Opinion | Charlie Hebdo should remind us the value of free speech

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Clement Mahoudeau/Maxppp, Zuma Press | TNS

A man raises a "Je Suis Charlie" — translation: “I am Charlie” — sign during a rally in support of Charlie Hebdo on Jan. 7, 2015, in Marseille, France.

By Aidan Segal, Staff Columnist

The Charlie Hebdo trial is underway in Paris, and in response, the French satirical newspaper has republished the cartoons that sparked the terrorist attack five and a half years ago –– depictions of the Prophet Muhammad, which is prohibited in Islam.

This is a reaffirmation of the newspaper’s continued dedication to the freedom of expression. Following the killing of 12 people at the newspaper offices, as well as a police officer and four Jewish men the following day in a kosher supermarket, the attack set off a global debate about free speech and its limitations.

For Americans, the attack on Charlie Hebdo should serve as a reminder of the importance of the First Amendment in a time where it is being heavily scrutinized. Political correctness and the cancelling of public figures for views declared socially objectionable culminate in today’s struggle for civil discourse –– something that has serious consequences for the American public.

Nearly a year before the terrorist attacks occurred, American comedian and political commentator Bill Maher was invited to the University of California, Berkeley, to address the graduating class. It was fitting that someone such as Maher, a free-speech advocate, should be selected to give the commencement speech on the occasion of the 50-year celebration of the Free Speech Movement.

During an episode of his HBO show, Maher, who has long been an opponent of organized religion, had made strong criticisms of Islam. Because of this, student groups on campus attempted to have him removed as the speaker, claiming he was “blatantly bigoted” and “racist” for raising legitimate concerns about the Islamic world. Maher would later say that Berkeley, the “cradle of free speech,” had become the “cradle for f—ing babies.”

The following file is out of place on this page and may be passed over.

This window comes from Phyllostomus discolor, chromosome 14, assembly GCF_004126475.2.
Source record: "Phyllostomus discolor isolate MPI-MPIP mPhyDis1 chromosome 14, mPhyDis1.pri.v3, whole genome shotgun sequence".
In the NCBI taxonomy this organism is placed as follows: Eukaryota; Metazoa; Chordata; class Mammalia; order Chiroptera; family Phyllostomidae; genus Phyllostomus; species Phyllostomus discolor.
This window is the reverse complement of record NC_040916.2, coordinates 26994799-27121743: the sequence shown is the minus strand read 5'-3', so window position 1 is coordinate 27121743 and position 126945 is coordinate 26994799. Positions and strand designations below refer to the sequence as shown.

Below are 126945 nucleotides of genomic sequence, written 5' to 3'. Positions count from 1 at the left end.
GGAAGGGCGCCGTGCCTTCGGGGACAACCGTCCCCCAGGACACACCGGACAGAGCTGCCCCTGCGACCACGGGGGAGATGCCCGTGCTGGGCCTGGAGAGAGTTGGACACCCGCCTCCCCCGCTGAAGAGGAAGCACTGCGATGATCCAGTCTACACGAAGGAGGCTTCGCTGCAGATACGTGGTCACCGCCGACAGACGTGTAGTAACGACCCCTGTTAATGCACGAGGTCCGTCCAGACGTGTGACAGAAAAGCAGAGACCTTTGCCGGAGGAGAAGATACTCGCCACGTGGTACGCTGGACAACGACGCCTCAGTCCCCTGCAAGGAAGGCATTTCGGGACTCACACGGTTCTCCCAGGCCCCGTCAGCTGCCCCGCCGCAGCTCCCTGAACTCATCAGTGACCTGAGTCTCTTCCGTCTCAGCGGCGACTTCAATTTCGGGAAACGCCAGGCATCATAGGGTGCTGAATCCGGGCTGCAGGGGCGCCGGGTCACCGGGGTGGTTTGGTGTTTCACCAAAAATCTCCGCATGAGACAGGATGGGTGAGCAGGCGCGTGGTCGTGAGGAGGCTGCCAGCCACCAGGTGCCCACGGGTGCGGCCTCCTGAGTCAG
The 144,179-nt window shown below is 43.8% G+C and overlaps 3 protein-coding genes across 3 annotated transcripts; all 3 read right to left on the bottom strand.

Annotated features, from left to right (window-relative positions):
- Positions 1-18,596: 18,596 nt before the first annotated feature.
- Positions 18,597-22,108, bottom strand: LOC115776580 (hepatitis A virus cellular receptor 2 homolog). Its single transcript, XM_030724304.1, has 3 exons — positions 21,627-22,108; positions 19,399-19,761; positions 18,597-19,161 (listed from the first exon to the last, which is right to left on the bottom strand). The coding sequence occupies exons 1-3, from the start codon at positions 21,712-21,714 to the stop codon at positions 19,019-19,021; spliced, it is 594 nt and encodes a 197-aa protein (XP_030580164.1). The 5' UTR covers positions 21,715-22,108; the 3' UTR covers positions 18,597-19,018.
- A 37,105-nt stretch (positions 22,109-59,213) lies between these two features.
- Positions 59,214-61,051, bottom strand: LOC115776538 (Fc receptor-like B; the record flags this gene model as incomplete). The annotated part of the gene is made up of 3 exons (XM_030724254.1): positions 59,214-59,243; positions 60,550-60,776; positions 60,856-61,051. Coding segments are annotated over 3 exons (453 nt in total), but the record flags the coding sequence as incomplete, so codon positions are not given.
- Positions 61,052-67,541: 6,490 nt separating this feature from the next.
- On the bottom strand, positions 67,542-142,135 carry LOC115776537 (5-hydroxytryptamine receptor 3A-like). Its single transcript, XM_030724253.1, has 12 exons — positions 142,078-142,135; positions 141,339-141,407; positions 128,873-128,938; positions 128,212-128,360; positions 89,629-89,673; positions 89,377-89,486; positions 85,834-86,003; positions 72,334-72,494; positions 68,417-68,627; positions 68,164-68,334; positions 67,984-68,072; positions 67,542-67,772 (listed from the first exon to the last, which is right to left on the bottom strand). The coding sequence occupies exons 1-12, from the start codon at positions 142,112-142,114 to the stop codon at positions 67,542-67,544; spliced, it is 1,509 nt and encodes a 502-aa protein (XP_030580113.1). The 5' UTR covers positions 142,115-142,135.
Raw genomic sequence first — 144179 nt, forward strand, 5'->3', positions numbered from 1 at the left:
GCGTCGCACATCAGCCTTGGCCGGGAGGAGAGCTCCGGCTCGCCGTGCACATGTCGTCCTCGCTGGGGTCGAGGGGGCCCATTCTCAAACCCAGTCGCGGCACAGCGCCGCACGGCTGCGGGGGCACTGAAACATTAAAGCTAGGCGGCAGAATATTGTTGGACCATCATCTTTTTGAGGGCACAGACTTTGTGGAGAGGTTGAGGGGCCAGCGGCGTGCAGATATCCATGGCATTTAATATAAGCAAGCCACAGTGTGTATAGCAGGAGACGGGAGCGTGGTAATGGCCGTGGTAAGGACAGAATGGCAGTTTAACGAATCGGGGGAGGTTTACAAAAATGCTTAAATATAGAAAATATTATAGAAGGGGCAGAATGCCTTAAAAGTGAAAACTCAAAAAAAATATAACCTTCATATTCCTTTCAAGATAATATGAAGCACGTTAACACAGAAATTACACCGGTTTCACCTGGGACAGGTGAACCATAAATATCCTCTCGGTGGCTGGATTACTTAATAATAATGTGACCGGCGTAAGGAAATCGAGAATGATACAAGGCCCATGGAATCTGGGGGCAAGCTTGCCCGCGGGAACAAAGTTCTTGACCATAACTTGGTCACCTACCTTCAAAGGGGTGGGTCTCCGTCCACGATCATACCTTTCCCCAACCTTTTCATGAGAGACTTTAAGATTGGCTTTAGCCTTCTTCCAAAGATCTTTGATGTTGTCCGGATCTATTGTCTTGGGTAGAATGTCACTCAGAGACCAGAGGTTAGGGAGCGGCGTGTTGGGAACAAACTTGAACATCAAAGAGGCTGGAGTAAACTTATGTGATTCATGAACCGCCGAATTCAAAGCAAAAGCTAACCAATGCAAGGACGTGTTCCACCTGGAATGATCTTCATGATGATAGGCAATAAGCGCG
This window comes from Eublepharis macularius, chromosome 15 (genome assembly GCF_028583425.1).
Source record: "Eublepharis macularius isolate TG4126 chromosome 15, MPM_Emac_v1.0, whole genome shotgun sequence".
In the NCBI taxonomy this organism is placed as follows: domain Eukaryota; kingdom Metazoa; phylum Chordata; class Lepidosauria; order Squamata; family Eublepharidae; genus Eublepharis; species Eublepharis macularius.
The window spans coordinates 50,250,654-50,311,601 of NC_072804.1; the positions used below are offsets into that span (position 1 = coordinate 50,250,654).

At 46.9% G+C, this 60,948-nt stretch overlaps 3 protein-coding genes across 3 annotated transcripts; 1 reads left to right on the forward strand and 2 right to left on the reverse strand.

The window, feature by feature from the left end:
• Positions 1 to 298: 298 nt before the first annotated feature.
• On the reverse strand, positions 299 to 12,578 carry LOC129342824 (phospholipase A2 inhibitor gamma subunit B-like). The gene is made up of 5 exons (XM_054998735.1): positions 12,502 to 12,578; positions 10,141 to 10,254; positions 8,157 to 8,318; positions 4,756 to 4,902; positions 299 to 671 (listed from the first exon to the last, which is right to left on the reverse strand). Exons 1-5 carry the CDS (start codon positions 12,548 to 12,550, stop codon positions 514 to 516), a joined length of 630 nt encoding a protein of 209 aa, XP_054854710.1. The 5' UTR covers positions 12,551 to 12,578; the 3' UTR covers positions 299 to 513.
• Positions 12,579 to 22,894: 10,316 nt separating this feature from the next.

Universities should be the bastion of the free exchange of ideas. Unfortunately, instances such as the Maher controversy and a host of other resistance movements decrying hate speech to silence voices is often the extent of the contemporary free speech debate in America.

Advocates for hate speech legislation should seriously consider the consequences should the wrong censor fall into power. Hate speech is protected under the First Amendment for precisely that reason, as UC Berkeley Chancellor Carol Christ notes, and the many people who want hate speech laws would certainly not concur with President Donald Trump’s definition of such speech.

“If you determine that someone has the right of determining what is hate speech and what is not hate speech, I believe you give a dangerous kind of authority to the government,” Christ said.

Supreme Court Justice Benjamin Cardozo wrote in 1937 that freedom of expression is “the indispensable condition of nearly every other form of freedom,” but dissenters argue that it can sometimes be an impediment to another person’s freedom and should therefore have limitations. The constitutional approach aside, the cultural implications of political correctness and cancel culture have been substantially more damning to the political polarization and national conversation in America.